Courage – Daily Therapy

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“Making art is easy: all you do is sit staring at a blank sheet of paper until the drops of blood form on your forehead.”  Gene Fowler

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Courage – Daily Therapy for Artists

3.12 Reverse Psychology 50cm x 37cm

“The seed for your next art work lies embedded in the imperfections of your current piece.  These perceived imperfections are  non-judgmental guides to matters you may like to take further. David Bayles .

 

 

Courage – Daily Therapy

3.22 Japanese Model II 59cm x 42cm1

“There is little reward in an easy perfection quickly reached my many.” 

From the book “Art and Fear” by David Bayles and Ted Orlando

Courage – Daily Therapy

3.21 Japanese Model 59cm x 42cm

The lawyer and the doctor practice their callings.  The plumber and the carpenter know what they will be called upon to do.  They do not have to spin the work out of themselves, discover its laws, and then present themselves turned inside out to the public gaze.”  Anne Truitt

 

Courage – Daily Therapy for Artists

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“To see far is one thing: going there is another.”  Constantin Brancusi

Copying Great Masters as an Exercise – Edgar Degas Amrita Sher Gil, Pierre Bonnard

 

Edgar Degas Women Combing the Hair0302 003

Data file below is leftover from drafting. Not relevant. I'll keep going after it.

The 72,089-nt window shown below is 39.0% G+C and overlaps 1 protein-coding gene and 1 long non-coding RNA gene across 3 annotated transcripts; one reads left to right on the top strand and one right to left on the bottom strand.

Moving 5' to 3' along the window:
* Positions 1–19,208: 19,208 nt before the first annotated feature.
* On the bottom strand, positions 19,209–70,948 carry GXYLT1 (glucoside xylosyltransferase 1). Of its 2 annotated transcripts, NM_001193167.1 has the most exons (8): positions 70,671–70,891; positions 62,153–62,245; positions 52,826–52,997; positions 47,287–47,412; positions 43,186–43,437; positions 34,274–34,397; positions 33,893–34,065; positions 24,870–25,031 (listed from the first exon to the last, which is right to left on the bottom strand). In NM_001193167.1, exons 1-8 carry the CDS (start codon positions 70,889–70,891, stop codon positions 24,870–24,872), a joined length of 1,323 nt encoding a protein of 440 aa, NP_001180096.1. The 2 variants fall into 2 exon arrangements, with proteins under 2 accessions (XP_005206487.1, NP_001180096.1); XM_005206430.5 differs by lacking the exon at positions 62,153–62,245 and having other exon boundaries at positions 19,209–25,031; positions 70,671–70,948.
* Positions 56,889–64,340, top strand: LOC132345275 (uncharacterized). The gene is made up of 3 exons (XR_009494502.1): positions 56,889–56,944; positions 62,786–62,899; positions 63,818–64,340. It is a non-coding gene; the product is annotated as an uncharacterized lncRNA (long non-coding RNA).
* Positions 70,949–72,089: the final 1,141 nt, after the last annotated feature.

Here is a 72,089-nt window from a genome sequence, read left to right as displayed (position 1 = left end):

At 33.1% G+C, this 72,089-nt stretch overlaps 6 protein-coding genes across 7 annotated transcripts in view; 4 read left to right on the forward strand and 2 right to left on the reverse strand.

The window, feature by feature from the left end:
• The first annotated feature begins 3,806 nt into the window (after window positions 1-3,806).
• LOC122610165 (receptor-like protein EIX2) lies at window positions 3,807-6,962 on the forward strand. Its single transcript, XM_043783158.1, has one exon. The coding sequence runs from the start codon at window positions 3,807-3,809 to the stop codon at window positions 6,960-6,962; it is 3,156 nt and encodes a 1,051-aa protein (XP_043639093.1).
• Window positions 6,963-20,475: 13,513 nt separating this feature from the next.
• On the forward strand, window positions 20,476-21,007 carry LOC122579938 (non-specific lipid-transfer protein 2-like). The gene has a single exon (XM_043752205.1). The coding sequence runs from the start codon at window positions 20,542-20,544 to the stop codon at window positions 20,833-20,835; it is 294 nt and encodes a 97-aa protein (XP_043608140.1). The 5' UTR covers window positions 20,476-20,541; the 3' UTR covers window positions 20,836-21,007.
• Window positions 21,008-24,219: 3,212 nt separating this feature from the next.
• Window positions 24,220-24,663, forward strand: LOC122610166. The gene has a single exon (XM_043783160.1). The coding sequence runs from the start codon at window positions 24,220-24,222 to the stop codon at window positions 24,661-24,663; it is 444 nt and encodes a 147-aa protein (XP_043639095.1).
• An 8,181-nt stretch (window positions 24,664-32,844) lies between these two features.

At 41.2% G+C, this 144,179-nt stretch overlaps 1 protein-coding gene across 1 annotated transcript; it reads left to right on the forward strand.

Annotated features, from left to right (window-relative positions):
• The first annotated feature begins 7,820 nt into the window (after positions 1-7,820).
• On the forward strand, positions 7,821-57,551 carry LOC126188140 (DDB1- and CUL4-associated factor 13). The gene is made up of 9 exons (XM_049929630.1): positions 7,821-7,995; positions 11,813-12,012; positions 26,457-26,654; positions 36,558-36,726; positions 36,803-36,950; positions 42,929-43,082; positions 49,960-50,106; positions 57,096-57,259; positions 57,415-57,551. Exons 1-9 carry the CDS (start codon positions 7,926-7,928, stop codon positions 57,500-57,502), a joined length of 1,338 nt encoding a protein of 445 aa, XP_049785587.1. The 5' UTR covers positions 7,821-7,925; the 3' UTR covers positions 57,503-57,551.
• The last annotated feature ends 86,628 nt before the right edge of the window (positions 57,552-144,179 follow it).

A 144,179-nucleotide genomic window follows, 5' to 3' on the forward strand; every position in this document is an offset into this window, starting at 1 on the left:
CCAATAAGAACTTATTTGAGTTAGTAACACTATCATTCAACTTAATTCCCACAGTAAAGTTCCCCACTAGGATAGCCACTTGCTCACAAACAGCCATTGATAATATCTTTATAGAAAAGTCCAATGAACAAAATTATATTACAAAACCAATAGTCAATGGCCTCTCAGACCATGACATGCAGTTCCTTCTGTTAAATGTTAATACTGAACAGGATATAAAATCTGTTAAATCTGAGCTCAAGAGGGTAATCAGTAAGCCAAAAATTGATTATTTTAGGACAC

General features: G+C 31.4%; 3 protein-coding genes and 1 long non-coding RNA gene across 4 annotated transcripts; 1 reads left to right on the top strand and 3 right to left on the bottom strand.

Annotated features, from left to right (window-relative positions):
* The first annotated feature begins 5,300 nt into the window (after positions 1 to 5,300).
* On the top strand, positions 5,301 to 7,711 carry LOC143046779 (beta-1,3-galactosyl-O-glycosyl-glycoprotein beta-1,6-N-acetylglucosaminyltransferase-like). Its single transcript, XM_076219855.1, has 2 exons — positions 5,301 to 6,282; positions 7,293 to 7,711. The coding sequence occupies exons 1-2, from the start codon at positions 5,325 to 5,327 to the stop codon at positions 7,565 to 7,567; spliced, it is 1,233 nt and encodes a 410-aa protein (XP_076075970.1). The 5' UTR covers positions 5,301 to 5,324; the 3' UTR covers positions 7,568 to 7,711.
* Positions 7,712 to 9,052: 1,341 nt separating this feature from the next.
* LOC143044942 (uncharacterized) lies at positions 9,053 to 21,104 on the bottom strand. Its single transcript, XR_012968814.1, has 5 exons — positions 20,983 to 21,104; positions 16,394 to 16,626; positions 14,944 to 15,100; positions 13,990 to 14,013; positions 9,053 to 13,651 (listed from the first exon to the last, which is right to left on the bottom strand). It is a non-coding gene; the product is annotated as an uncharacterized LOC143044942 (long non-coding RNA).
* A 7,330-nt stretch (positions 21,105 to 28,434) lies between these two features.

Above is my copy of the Edgar Degas work titled “Combing the Hair” (La Coiffure), 1896 (top).  I really liked working with these different tones of orange and the contrast of the purple in the dress of the servant girl on the right really tied everything together.

 

Brides Toilet

 

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The next one copied was a painting by Amrita Sher Gil titled, “Bride’s Toilet” (top).  I love the abstracted figures, the composition and the colours used in this work. It has a mystical other worldly look that I found impossible to capture.

I had some difficulty with this work and in the end, went my own way and did not look at the original at all.  My copy does not have the mood of what seems to be a candle lit room as seen in the original.  Copying this work helped me to accept various aspects of my figures that were out of proportion.

 

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The third one copied was “Wild Flowers”, 1916 by Pierre Bonnard

The unusual shape of the vase, the use of blue and brown together and the red reflected in the background and flowers combine to make this a great painting.  The subject is simple yet it speaks of majesty and wonder.

My copy is on the right.  I used potato cuts for the flowers to get some random shapes and went over them in detail later.  For the stems I used string dipped in acrylic paint and pressed into the paper.

Copying great masters can be fun.  You can learn a lot by by imagining what the artist may have been seeing and feeling all those years ago.  These three copies were painted in acrylic on paper.